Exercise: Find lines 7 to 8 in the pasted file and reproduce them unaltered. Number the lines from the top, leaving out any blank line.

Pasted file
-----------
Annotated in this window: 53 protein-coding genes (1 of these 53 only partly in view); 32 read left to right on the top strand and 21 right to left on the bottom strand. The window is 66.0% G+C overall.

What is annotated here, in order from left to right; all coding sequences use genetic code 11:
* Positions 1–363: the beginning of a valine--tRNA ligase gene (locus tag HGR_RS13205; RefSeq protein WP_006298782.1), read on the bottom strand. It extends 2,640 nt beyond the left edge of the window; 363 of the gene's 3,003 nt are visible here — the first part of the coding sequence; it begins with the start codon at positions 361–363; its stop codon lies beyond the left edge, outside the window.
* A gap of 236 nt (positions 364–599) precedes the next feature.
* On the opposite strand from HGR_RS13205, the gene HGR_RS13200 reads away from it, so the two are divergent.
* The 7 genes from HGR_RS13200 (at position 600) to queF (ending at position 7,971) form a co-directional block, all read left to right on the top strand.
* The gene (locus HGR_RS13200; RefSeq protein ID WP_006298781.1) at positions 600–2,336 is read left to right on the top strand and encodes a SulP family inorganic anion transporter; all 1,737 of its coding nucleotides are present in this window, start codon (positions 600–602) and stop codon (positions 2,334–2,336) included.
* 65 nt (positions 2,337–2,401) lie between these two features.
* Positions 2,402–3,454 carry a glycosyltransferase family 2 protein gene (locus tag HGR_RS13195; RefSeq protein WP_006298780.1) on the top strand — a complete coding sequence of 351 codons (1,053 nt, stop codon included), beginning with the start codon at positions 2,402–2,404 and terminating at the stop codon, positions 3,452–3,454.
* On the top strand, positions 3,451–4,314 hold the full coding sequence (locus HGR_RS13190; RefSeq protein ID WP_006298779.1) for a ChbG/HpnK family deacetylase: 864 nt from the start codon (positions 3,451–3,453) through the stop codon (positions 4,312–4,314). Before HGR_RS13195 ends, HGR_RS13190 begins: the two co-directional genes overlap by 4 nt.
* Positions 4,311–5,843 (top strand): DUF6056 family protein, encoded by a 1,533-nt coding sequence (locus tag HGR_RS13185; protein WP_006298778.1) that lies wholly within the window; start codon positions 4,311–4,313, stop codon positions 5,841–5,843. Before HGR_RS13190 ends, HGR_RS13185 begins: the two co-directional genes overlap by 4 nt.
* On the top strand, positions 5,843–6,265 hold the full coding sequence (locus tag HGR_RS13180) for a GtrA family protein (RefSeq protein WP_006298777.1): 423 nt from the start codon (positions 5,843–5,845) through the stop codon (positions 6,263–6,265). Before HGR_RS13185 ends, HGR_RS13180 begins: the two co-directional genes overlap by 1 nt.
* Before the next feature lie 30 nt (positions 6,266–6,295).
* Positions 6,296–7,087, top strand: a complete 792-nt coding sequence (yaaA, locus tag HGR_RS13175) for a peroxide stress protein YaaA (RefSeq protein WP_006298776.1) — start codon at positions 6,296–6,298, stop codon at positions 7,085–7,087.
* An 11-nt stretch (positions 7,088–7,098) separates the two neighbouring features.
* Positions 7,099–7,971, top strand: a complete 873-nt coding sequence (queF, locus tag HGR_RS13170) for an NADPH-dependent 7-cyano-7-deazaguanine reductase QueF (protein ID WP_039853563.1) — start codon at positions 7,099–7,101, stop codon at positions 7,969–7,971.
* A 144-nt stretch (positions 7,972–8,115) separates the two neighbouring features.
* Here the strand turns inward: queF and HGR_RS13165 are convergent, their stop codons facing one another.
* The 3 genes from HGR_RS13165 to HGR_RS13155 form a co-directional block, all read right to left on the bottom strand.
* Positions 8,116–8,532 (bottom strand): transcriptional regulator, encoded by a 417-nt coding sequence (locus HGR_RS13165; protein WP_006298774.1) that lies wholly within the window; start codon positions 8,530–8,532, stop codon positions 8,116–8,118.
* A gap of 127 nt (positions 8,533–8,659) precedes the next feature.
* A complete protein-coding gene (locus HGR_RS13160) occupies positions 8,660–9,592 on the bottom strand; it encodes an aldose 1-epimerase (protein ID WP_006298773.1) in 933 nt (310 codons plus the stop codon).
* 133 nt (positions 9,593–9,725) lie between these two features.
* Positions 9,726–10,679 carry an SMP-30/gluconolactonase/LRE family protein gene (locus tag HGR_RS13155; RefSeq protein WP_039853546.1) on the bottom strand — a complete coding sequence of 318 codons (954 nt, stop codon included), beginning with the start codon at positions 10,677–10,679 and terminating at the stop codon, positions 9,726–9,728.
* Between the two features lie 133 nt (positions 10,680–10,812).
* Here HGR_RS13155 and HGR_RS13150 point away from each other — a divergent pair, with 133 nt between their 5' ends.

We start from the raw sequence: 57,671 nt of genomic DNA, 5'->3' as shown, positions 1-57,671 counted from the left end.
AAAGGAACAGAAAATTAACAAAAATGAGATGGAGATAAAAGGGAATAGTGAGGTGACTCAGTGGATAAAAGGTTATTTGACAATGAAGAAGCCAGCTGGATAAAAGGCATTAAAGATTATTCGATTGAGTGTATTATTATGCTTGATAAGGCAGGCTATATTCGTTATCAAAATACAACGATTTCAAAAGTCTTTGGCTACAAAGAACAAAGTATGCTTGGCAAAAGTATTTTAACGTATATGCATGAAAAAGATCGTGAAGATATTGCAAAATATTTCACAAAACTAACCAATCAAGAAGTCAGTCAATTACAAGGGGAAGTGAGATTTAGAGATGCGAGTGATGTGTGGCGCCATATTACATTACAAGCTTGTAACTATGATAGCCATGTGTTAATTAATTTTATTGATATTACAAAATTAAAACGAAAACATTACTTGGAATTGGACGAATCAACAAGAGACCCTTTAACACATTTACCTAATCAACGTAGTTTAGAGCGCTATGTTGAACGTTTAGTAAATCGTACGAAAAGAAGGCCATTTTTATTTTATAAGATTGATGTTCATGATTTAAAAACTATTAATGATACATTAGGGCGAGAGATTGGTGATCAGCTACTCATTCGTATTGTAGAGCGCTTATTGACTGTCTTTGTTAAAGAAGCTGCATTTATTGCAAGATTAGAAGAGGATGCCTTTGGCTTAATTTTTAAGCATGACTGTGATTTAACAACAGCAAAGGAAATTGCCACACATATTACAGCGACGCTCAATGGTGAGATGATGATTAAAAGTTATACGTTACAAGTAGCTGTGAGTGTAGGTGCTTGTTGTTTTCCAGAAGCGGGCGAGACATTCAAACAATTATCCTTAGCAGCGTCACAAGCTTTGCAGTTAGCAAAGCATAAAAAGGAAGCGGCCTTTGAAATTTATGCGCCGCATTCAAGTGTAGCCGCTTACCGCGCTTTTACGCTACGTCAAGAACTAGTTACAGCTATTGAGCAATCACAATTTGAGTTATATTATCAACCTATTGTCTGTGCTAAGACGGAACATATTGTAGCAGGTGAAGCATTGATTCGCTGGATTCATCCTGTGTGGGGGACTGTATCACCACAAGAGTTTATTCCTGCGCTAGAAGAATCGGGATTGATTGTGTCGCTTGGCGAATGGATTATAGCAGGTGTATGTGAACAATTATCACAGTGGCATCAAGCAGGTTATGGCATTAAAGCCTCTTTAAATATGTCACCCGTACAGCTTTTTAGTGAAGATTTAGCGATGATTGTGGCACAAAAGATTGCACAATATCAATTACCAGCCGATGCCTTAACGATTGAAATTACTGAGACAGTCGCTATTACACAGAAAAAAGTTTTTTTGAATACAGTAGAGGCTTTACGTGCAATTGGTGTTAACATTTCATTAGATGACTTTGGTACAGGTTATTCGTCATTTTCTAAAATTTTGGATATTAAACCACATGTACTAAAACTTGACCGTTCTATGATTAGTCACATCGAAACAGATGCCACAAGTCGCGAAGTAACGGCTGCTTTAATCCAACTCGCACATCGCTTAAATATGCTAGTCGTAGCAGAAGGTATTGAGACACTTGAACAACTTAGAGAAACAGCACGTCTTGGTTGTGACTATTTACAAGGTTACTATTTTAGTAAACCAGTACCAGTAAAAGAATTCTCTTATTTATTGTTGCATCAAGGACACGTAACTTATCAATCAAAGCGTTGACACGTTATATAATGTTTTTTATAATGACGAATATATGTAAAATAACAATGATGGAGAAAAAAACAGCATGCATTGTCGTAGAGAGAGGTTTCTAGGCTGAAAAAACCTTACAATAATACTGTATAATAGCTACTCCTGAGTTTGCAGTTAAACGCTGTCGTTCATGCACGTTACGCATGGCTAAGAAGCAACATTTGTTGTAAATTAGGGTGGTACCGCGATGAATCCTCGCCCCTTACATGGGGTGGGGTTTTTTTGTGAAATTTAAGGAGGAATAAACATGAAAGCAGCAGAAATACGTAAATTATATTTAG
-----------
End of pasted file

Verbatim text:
* The gene (locus HGR_RS13200; RefSeq protein ID WP_006298781.1) at positions 600–2,336 is read left to right on the top strand and encodes a SulP family inorganic anion transporter; all 1,737 of its coding nucleotides are present in this window, start codon (positions 600–602) and stop codon (positions 2,334–2,336) included.
* 65 nt (positions 2,337–2,401) lie between these two features.